Wisconsin Public Radio

Treasurer-Elect Godlewski Identifies Additional Responsibilities For Office

Treasurer's office survived an April 2018 referendum aimed at elimination

By , Wisconsin Public Radio - Dec 26th, 2018 11:47 am
Get a daily rundown of the top stories on Urban Milwaukee
Sarah Godlewski. Photo courtesy of the Progressive Media Project.

Sarah Godlewski. Photo courtesy of the Progressive Media Project.

When Democrat Sarah Godlewski is inaugurated as the state’s new treasurer in 2019, she’ll be taking up the mantle of an executive office that was nearly eliminated.

Godlewski said that taking office is an exciting prospect.

“We are walking into an office that has such strong support from all Wisconsinites,” she said. “That was really my inspiration to run in the first place.”

In April 2018, Wisconsin voters rejected a statewide referendum to eliminate the treasurer’s office, by a margin of 61 percent to 38 percent. Supporters of the proposal argued the treasurer has very few official responsibilities left, following years of shifting them to other offices.

Godlewski campaigned to keep the office and eventually, to do the job. The treasurer-elect said Wisconsin needs the office to serve as a fiscal watchdog.

“We would never get rid of those internal controls in business so why would we think that’s good government?” she said.

Matt Adamczyk, the state’s current treasurer, supported eliminating the office. He points to the office’s sole constitutional responsibility of serving on the Board of Commissioners of Public Lands.

But Godlewski said she has unearthed more than a dozen other duties that haven’t been fulfilled in recent years. She won’t need to craft new responsibilities for the office, she said, because many already exist.

“I am totally blown away by the opportunities that exist,” Godlewski said. “It’s really a big misnomer that people think this office can’t do anything for the people of Wisconsin.”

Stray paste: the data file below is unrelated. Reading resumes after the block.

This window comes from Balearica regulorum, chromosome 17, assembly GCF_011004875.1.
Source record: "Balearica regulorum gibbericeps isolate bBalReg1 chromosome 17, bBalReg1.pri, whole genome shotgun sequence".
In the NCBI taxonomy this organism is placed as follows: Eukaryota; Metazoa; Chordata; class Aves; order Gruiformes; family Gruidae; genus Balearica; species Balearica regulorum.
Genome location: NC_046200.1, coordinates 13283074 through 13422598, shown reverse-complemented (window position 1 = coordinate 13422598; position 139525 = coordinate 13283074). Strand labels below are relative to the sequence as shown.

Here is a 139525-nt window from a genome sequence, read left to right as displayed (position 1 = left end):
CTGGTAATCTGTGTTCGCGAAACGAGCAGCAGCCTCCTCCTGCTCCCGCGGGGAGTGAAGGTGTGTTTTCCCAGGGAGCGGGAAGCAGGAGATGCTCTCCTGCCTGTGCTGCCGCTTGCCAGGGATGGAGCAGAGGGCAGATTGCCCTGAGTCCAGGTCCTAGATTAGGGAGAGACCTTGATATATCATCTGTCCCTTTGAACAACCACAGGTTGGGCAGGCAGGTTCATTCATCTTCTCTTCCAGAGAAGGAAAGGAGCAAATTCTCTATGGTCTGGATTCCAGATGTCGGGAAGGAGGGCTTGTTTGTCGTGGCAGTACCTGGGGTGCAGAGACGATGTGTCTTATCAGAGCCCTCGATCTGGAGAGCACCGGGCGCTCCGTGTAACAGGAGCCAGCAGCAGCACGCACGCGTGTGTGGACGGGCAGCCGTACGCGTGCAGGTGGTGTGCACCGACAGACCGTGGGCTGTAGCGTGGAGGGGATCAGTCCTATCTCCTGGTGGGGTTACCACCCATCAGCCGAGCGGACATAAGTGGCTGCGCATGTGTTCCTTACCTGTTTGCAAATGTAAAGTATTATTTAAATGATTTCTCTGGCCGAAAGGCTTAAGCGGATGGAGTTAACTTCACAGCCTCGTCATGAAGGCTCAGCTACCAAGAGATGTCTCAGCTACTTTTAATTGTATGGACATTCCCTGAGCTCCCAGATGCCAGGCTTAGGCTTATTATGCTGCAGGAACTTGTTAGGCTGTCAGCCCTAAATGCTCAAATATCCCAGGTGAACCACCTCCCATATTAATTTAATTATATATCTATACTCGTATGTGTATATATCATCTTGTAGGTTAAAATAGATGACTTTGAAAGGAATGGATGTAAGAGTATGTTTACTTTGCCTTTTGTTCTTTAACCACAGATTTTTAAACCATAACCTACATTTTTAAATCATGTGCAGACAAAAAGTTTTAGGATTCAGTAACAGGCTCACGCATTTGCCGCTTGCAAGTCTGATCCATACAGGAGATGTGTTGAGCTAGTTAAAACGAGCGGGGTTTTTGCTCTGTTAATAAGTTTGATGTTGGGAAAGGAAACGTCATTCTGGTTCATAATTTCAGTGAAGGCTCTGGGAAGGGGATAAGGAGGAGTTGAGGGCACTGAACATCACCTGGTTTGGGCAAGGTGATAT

Those responsibilities include creating task forces on financial issues, signing state checks and helping to manage state investment funds, including the county mining investment fund and the public employee trust fund, she said.

However, if Godlewski plans to tackle those expanded responsibilities, she’ll need additional staff. The treasurer’s office currently has one employee.

Securing funding for additional employees would have to be done through the next biennial budget process, which kicks off in the early months of 2019.

Godlewski said she plans to work with state lawmakers to direct existing state funds toward expanding the office.

“My goal is to help people understand the breadth and depth of what this office can do for them today,” she said.

Godlewski will be sworn in, alongside Democratic Gov.-elect Tony Evers, Lt. Gov.-elect Mandela Barnes and Attorney General-elect Josh Kaul, on Monday, Jan. 7, 2019.

Listen to the WPR report here.

Wisconsin’s Treasurer-Elect Sarah Godlewski Identifies More Responsibilities For Office was originally published by Wisconsin Public Radio.

3 thoughts on “Treasurer-Elect Godlewski Identifies Additional Responsibilities For Office”

  1. Ctadam12 says:

    “signing state checks” 😂😂😂 Yeah, she’s gonna need more staff. Gimme a break…

  2. Midthun says:

    Oversight of funding shouldn’t be overlooked like it has for the past 8 years. Had Walker, Vos, Fitzgerald, and Adamczyk had their way school libraries across the state would have lost their funding. Ask any school administrator or librarian and find out how important the “Common School Fund” is to the survival of information literacy in schools. We dodged that bullet.

  3. Sam C says:

    She better not screw with “helping to manage state investment funds” by putting those on shakier, riskier footing. That hasn’t gone so well with some other states.

Leave a Reply

You must be an Urban Milwaukee member to leave a comment. Membership, which includes a host of perks, including an ad-free website, tickets to marquee events like Summerfest, the Wisconsin State Fair and the Florentine Opera, a better photo browser and access to members-only, behind-the-scenes tours, starts at $9/month. Learn more.

Join now and cancel anytime.

If you are an existing member, sign-in to leave a comment.

Have questions? Need to report an error? Contact Us